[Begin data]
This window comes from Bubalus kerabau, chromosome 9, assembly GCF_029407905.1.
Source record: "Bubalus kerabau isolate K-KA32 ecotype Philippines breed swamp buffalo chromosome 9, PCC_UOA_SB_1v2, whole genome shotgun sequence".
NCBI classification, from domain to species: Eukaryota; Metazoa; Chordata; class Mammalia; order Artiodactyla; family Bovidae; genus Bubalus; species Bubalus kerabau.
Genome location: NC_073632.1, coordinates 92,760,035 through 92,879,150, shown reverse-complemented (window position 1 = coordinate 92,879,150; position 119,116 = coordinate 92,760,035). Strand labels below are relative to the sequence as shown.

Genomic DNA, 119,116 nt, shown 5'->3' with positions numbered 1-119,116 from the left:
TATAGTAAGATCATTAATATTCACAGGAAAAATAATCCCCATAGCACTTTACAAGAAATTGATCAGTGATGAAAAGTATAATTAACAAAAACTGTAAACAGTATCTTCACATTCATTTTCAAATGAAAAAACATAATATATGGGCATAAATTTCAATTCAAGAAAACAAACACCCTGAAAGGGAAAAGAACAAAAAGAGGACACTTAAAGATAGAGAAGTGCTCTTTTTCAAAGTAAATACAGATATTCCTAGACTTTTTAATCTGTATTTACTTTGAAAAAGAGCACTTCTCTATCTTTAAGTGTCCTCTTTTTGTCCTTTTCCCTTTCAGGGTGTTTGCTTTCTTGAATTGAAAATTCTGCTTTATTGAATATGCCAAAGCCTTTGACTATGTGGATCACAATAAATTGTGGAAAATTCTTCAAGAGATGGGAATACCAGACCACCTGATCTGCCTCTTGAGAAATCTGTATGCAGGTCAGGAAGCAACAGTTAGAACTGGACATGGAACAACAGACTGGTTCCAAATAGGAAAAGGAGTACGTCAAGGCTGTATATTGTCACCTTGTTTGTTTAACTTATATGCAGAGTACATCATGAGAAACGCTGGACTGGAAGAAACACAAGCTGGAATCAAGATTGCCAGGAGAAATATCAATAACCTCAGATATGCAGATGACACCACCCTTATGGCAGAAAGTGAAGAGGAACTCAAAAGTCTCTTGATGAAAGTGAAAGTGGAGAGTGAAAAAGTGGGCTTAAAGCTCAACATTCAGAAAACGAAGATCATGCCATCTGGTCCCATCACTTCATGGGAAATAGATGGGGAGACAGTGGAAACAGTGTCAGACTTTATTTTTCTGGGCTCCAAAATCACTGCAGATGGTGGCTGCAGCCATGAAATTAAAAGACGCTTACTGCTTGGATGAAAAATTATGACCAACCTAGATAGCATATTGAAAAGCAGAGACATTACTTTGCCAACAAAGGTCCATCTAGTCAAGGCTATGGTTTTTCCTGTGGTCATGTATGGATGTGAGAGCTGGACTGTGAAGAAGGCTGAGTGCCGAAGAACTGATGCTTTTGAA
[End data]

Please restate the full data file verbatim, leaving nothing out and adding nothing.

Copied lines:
This window comes from Bubalus kerabau, chromosome 9, assembly GCF_029407905.1.
Source record: "Bubalus kerabau isolate K-KA32 ecotype Philippines breed swamp buffalo chromosome 9, PCC_UOA_SB_1v2, whole genome shotgun sequence".
NCBI classification, from domain to species: Eukaryota; Metazoa; Chordata; class Mammalia; order Artiodactyla; family Bovidae; genus Bubalus; species Bubalus kerabau.
Genome location: NC_073632.1, coordinates 92,760,035 through 92,879,150, shown reverse-complemented (window position 1 = coordinate 92,879,150; position 119,116 = coordinate 92,760,035). Strand labels below are relative to the sequence as shown.

Genomic DNA, 119,116 nt, shown 5'->3' with positions numbered 1-119,116 from the left:
TATAGTAAGATCATTAATATTCACAGGAAAAATAATCCCCATAGCACTTTACAAGAAATTGATCAGTGATGAAAAGTATAATTAACAAAAACTGTAAACAGTATCTTCACATTCATTTTCAAATGAAAAAACATAATATATGGGCATAAATTTCAATTCAAGAAAACAAACACCCTGAAAGGGAAAAGAACAAAAAGAGGACACTTAAAGATAGAGAAGTGCTCTTTTTCAAAGTAAATACAGATATTCCTAGACTTTTTAATCTGTATTTACTTTGAAAAAGAGCACTTCTCTATCTTTAAGTGTCCTCTTTTTGTCCTTTTCCCTTTCAGGGTGTTTGCTTTCTTGAATTGAAAATTCTGCTTTATTGAATATGCCAAAGCCTTTGACTATGTGGATCACAATAAATTGTGGAAAATTCTTCAAGAGATGGGAATACCAGACCACCTGATCTGCCTCTTGAGAAATCTGTATGCAGGTCAGGAAGCAACAGTTAGAACTGGACATGGAACAACAGACTGGTTCCAAATAGGAAAAGGAGTACGTCAAGGCTGTATATTGTCACCTTGTTTGTTTAACTTATATGCAGAGTACATCATGAGAAACGCTGGACTGGAAGAAACACAAGCTGGAATCAAGATTGCCAGGAGAAATATCAATAACCTCAGATATGCAGATGACACCACCCTTATGGCAGAAAGTGAAGAGGAACTCAAAAGTCTCTTGATGAAAGTGAAAGTGGAGAGTGAAAAAGTGGGCTTAAAGCTCAACATTCAGAAAACGAAGATCATGCCATCTGGTCCCATCACTTCATGGGAAATAGATGGGGAGACAGTGGAAACAGTGTCAGACTTTATTTTTCTGGGCTCCAAAATCACTGCAGATGGTGGCTGCAGCCATGAAATTAAAAGACGCTTACTGCTTGGATGAAAAATTATGACCAACCTAGATAGCATATTGAAAAGCAGAGACATTACTTTGCCAACAAAGGTCCATCTAGTCAAGGCTATGGTTTTTCCTGTGGTCATGTATGGATGTGAGAGCTGGACTGTGAAGAAGGCTGAGTGCCGAAGAACTGATGCTTTTGAA